Swiss scientists have found what they say may be Europe's biggest mushroom - covering an area about the size of 35 football pitches.
The fungus is a formidable parasite, which can kill trees
The fungus was discovered in a national park near the eastern town of Ofenpass, said the Federal Institute for Forest, Snow and Countryside Research (WSL).
Spanning 35 hectares (86 acres), the mostly underground fungus is believed to be 1,000 years old, the WSL added.
The Honey Mushroom (Armillaria ostoyae) is edible, but it can kill trees.
"The majority of the fungus is an underground network that looks a bit like shoelaces," WSL's spokeswoman Muriel Bendel said.
"The surface mushrooms look like the normal type you would pick, and are brown to yellow," the spokeswoman added.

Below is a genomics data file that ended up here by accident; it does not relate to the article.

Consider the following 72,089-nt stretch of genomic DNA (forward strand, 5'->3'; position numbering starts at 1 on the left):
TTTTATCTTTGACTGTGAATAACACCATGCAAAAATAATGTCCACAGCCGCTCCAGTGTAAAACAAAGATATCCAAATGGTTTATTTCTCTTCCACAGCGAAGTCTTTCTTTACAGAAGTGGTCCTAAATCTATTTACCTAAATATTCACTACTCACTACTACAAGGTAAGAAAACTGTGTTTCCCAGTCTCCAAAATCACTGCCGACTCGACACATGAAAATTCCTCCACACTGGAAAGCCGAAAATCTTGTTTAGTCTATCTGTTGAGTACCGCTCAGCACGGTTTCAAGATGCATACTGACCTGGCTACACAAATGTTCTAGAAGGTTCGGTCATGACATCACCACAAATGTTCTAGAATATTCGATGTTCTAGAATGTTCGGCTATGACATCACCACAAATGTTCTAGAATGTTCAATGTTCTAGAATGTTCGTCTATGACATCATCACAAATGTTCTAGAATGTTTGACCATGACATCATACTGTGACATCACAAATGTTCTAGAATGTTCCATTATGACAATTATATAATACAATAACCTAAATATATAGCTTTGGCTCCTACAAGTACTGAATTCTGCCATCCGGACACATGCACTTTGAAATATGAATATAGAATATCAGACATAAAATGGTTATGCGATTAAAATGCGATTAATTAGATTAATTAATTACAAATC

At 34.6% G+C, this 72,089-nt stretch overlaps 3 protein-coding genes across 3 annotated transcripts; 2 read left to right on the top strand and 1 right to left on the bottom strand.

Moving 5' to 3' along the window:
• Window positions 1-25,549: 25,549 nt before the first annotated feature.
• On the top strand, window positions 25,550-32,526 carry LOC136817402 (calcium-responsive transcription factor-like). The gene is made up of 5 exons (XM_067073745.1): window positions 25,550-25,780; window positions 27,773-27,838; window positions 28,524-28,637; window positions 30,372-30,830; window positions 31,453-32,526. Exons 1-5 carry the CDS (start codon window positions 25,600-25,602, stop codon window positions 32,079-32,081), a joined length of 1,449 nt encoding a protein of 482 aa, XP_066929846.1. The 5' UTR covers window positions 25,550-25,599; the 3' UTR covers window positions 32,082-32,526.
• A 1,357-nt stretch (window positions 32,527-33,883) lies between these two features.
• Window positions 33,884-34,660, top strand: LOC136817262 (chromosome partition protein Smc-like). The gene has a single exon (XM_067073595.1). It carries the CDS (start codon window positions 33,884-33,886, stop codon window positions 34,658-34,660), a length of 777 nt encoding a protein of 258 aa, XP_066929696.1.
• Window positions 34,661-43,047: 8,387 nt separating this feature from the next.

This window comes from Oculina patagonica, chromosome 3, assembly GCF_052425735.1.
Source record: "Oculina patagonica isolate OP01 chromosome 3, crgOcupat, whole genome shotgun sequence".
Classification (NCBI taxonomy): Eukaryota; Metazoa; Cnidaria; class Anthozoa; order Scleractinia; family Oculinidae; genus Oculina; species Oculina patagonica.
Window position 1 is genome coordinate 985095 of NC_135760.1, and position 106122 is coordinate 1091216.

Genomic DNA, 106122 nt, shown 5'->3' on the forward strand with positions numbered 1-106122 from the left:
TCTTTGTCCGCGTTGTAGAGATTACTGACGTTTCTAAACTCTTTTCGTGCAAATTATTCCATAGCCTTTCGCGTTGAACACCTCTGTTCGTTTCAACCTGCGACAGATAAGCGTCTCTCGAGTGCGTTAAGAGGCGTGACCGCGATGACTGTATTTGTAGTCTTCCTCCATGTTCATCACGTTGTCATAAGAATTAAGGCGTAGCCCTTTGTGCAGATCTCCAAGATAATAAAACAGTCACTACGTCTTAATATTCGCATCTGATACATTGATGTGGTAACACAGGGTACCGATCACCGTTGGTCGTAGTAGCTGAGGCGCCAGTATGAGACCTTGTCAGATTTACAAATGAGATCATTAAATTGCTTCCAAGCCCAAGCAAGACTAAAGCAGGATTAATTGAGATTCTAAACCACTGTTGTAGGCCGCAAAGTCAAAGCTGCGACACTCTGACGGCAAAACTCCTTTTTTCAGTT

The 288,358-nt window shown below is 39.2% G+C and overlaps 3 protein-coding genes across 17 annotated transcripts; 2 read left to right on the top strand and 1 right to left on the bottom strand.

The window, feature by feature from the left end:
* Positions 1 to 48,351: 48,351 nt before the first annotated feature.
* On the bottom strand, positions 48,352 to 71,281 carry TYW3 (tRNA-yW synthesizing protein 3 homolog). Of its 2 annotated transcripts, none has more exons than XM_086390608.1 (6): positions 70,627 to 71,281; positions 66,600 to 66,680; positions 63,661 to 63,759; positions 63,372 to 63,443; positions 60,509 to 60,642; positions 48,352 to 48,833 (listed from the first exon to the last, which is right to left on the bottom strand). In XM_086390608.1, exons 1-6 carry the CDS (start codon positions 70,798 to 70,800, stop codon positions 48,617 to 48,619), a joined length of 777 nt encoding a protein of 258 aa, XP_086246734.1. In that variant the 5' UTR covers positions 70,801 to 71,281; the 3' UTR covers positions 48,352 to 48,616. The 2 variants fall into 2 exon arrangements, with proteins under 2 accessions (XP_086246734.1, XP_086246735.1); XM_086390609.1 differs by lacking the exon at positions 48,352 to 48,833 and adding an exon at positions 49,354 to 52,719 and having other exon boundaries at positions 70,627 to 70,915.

Although harmless to humans, certain species of the vast underground organism can colonise trees, gradually strangling them, scientists say.
The fungus is only visible in autumn, when its mushrooms break through the earth and grow around the roots of trees, the WSL said.
The Swiss fungus is considerably smaller than another Honey Mushroom growing in the US.
Found in the Malheur national forest in Oregon, that fungus covers 890 hectares (2,200 acres) - making it the largest living organism ever discovered.